Brown Synthetic Biology
BIOL 1940T (CRN 14871) Synthetic Biological Systems
Mondays and Wednesdays 3.30pm - 5.00pm, CIT Room 227 First class is Wednesday August 5th 2007 Date Instructor Topic 1. Sept 5 (W) Gary Wessel Introduction, perspective and ethical implications Brown, MCB 2. Sept 10 (M) Tom Knight Foundations of synthetic biolog, MIT, Computer Science and AI Laboratory 3. Sept 12 (W) John Savage Nanocomputing Brown, Computer Science 4. Sept 17 (M) John Cumbers The engineers approach, modularity, abstraction Brown, BioMed 5. Sept 19 (W) Jamie Gagnon Synthetic biology literature review, Brown, MCB Ethics essay due 6. Sept 24 (M) Jeff Morgan Techniques in synthetic biology Brown, Biomedical Engineering 7. Sept 26 (W) John Cumbers Isolation, characterized behavior, interfaces Brown, Biomed 8. Oct 1 (M) Wolfgang Peti Protein engineering 1 Brown, MPPB 9. Oct 3 (W) Hasan Demirci Protein engineering 2 Brown, MCB Take Home exam 1 given out Oct 8 (M) Columbus Day, no class 10.Oct 10 (W) Jamie Gagnon, Literature review Brown, MCB Take Home exam 1, Due at beginning of class 11.Oct 15 (M) Nicola Neretti Deterministic models 1 Brown, Physics 12.Oct 17 (W) Nicola Neretti Deterministic models 2 Brown, Physics 13.Oct 22 (M) Anubhav Tripathi Microfluidics Brown, Engineering 14.Oct 24 (W) Jason Sello Metabolic engineering Brown, Chemistry Modeling exercise due 15.Oct 29 (M) Pam Silver Designing Biological Systems Harvard, Systems Biology 16.Oct 31 (W) Sherief Reda Cellular logic motifs Brown, Engineering 17.Nov 5 (M) Christina Smolke Metabolic engineering and RNA logic devices Caltech, Chemical Engineering 18.Nov 7 (W) Jim Collins Engineering Gene Networks:Integrating Synthetic Biology & Systems Biology BU 1 page outline of final project due 19.Nov 12 (M) Suzanne Sindi Stochastic Modeling Brown, Applied Math Take home exam 2 given out 20.Nov 14 (W) Suzanne Sindi Stochastic Modeling Brown, Applied Math 21.Nov 19 (M) Chris Voigt Programming bacteria: wiring synthetic sensors and circuits to heterologous outputs Pharmaceutical Chemistry, UCSF Take home exam 2 due Nov 21 (W) Thanksgiving, no class 22.Nov 26 (M) Jay Tang Biophysics of bacteria Brown, Physics 23.Nov 28 (W) Group Presentations and Discussion 24.Dec 3 (M) Marc Johnson Bioenergetics and biofuels Brown, MCB 25.Dec 5 (W) Jim Head Exploring Planetary Environments: Earth and the Solar System Brown, Geology 26.Dec 10 (M) Final project oral presentations 1 27.Dec 12 (W) Final project oral presentations 2
A multidisciplinary course that combines seven areas of science and engineering giving undergraduates a solid foundation in a cutting edge field of biological engineering. Synthetic biology is a mixture of biology, chemistry, engineering, genetic engineering and biophysics. It builds on recent work in systems biology which involves the modeling of biological systems, but goes further in that it involves the construction and standardization of biological parts, that fit together to form more complex systems.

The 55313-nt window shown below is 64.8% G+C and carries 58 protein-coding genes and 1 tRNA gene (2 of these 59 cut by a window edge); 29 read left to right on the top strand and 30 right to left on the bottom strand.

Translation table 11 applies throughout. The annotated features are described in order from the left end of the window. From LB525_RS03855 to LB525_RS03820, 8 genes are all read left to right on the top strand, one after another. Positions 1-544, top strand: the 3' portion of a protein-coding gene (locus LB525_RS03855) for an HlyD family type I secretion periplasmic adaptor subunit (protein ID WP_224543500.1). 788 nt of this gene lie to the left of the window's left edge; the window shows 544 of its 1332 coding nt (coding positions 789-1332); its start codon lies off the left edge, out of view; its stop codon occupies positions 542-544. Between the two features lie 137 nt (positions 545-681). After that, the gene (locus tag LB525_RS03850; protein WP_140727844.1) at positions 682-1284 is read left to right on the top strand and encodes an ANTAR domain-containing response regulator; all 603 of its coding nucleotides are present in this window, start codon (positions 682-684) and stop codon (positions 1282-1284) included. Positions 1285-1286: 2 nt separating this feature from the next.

In 1978 the Nobel Prize in Medicine was awarded to Daniel Nathans and Hamilton Smith and it was predicated that "the new era of synthetic biology” had arrived , where genes could be cut up, changed around and put back together again to form novel function. However it was not until 2000 that the first examples of an engineered biological circuits were published in Nature. One was a synthetic oscillator; an engineered strain of E.coli capable of cyclic expression of green fluorescent protein, the other was a bacterial toggle switch capable of switching the protein to be expressed into one of two states. Since then engineers’ interest and contributions to biology have created a completely new field of ‘synthetic biology’.
Synthetic biology is a mixture of biology, chemistry, engineering, genetic engineering and biophysics. It builds on recent work in systems biology which involves the modeling of biological systems, but goes further in that it involves the construction and standardization of biological parts, that fit together to form more complex systems. One of the key factors that is making synthetic biology a reality is the falling cost of two key technologies, sequencing of DNA (now just $7 per read) and synthesis of novel DNA (now $0.69 per base pair). This fall in price continues to halve about every 18 months and was recently compared to the doubling of the number of processors being put onto computer chips which also happens every 18 months. If this pace of development continues then not only is a new field of science and engineering forming but also a new industrial revolution, based on smaller, cleaner biological machines.
This course will aim to you a thorough grounding in the theory and current literature of synthetic biology as well as provide you with an up-to-date framework in modeling and systems biology. It will include the fundamental principles of engineering such as abstraction, modularity, standardization and composition and how these are being applied to biology. You will get an overview of the biological techniques specific to experts in biology and engineering at Brown. The course will also include a number of visiting lectures, experts in the field from outside of Brown.
- Taught by interdisciplinary faculty
- There may be opportunity for individual or group practical projects in Spring 2008.
- Join the Google group for announcements about this course.
- Open to juniors or seniors with relevant backgrounds in one of the key areas, or with instructors permission.